Compassion is not some future goal. Nor is it a result of great spiritual effort. Opportunities to extend compassion, to open my heart, to touch the heart of myself or another are myriad. These opportunities lie in those moments when I find myself reacting with rejection, hostility and prejudice. In these moments I must ask myself if I really need to travel the pathways of alienation and pain or if it is possible to find within myself the forgiveness and care that allows me to touch the heart of another. Compassion is that most precious quality of my being that allows me to extend warmth, sensitivity, openness and love to the world around me and to myself rather than to be burdened by prejudice, hostility and resistance.
How we touch others and how we live, how we speak and act are contributions to the world. The power of our heart is contagious, the spirit of compassion is contagious. If we wish to have peace, we must be peace; if we wish to have love in this world, we must be love. Our friends, relatives, co-workers, acquaintances will most benefit when we are brother and sister to them. There is no barrier or obstacle that enough loving compassion cannot overcome. Our capacity to exemplify this, simple though it is, is the spiritual strength to change the world.
Call to Action
How have I allowed even the most insignificant person I encounter affect me? Do I show them the same openness I would show Christ or do I ignore their needs?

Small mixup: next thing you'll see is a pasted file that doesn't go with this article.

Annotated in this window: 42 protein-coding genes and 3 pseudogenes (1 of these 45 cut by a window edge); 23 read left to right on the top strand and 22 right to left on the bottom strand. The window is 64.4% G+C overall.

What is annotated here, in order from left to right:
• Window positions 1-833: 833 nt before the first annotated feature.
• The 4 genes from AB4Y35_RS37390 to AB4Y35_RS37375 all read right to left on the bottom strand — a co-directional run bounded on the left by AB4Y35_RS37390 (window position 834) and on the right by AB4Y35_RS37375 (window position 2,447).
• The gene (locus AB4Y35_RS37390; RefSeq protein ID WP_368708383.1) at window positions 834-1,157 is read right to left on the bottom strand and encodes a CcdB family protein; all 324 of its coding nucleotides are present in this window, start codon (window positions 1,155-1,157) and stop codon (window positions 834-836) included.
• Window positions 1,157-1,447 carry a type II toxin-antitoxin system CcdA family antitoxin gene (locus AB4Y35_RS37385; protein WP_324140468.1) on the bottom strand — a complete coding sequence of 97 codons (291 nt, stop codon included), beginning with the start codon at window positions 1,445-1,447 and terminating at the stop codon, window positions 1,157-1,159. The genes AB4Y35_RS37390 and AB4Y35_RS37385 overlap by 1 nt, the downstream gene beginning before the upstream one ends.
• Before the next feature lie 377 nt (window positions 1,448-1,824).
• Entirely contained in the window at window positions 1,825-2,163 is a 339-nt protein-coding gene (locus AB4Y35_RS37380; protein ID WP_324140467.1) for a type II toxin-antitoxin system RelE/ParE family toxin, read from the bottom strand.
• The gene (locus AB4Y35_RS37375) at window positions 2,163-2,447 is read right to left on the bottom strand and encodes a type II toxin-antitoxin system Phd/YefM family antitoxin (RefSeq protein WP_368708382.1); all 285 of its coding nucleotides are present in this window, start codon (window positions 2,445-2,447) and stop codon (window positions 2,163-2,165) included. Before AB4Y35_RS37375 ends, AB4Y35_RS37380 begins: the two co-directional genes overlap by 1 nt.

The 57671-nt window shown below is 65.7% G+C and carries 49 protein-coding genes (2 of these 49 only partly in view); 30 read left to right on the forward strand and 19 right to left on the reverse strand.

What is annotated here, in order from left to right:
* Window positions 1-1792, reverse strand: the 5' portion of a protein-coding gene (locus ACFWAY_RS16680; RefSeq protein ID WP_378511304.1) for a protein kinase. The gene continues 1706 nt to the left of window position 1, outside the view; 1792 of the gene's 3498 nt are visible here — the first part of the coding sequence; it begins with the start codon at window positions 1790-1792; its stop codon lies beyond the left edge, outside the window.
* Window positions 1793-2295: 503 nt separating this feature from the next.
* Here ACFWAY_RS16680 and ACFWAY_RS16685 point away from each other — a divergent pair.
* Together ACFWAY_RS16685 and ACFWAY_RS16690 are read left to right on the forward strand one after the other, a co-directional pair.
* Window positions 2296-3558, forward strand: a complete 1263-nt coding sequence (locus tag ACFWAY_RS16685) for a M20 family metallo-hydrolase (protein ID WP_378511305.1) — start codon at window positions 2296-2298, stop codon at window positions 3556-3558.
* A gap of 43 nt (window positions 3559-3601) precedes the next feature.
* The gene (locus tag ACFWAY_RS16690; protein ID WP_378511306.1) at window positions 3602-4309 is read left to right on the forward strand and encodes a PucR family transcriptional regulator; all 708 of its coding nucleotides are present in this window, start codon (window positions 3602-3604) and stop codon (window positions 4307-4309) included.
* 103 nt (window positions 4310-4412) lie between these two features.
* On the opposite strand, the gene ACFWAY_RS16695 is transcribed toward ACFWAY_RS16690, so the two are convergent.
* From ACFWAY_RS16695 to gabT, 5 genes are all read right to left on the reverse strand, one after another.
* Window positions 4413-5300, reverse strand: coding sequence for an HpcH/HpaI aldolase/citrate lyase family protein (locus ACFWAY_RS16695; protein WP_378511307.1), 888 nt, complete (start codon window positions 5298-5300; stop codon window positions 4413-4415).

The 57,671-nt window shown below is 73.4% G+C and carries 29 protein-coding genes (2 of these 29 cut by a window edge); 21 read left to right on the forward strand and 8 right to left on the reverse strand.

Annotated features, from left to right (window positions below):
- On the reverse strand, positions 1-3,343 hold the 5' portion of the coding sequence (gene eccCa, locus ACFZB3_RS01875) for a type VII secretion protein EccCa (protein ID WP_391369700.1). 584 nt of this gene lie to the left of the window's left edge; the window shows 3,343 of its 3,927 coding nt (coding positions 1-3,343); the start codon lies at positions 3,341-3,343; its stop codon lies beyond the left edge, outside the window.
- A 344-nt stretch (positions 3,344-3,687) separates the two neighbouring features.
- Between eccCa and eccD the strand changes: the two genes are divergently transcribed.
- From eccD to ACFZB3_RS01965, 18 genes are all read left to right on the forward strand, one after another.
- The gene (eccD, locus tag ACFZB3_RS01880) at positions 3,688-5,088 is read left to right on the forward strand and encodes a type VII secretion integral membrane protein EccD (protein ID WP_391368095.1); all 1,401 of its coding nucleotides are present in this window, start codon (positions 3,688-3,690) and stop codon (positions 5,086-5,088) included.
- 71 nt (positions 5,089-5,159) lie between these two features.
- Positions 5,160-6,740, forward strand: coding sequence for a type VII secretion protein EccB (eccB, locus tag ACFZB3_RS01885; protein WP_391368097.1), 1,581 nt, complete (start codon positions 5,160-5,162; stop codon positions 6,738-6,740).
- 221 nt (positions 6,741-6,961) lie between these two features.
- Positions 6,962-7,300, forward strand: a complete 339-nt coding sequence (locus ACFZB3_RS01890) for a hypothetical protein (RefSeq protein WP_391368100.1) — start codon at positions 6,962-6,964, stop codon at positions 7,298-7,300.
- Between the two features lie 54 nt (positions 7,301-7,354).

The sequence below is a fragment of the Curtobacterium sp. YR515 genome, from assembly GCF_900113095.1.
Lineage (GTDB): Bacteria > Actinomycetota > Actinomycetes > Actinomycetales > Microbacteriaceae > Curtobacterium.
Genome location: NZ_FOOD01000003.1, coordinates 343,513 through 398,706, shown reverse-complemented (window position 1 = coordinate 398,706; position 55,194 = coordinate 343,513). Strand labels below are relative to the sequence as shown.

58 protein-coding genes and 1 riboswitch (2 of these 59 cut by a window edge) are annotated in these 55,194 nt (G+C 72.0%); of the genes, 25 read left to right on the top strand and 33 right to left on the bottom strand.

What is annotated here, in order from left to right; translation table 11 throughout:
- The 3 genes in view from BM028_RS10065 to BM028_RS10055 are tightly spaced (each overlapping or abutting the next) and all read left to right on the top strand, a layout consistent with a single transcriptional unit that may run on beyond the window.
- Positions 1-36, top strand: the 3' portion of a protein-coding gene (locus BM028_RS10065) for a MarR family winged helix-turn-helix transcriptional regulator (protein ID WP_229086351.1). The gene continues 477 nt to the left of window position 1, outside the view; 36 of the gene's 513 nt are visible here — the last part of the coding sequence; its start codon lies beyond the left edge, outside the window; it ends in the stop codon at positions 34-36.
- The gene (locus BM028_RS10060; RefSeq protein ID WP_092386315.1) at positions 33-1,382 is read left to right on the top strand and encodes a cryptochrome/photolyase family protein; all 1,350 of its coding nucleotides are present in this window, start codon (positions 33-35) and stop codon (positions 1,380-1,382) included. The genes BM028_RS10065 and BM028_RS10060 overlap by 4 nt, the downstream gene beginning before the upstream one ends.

Look anew at your brother or sister and see beyond their outward appearance and recognize the face of Christ himself.
O Most High, Jesus the Christ
Teach me to cherish in my heart the paschal mystery
That I may learn from you and become you for others.
Ashes and Valentines
By Sister Fran Gangloff
This year, we begin Lent on February 14 with ashes and with valentines.
Ashes for Lent and Valentines for Love.
As we move through the 40 days of Lent and especially the Sundays of Lent, we look toward the Resurrection, of course.
But still, in the life journey of each of the 40 days, we can find ways to live Lent, to live love.
Reflecting upon the themes of the Sundays during Lent, let us call to mind the sacred images of the Holy Land.
The desert wilderness of Qumran lies not far from the River Jordan.
Jesus, in his wilderness, resisted temptations that were not consistent with his purpose of love and life.
The Transfiguration of Jesus took place on a mountaintop, where Jesus miraculously met God, acting as the bridge between heaven and earth.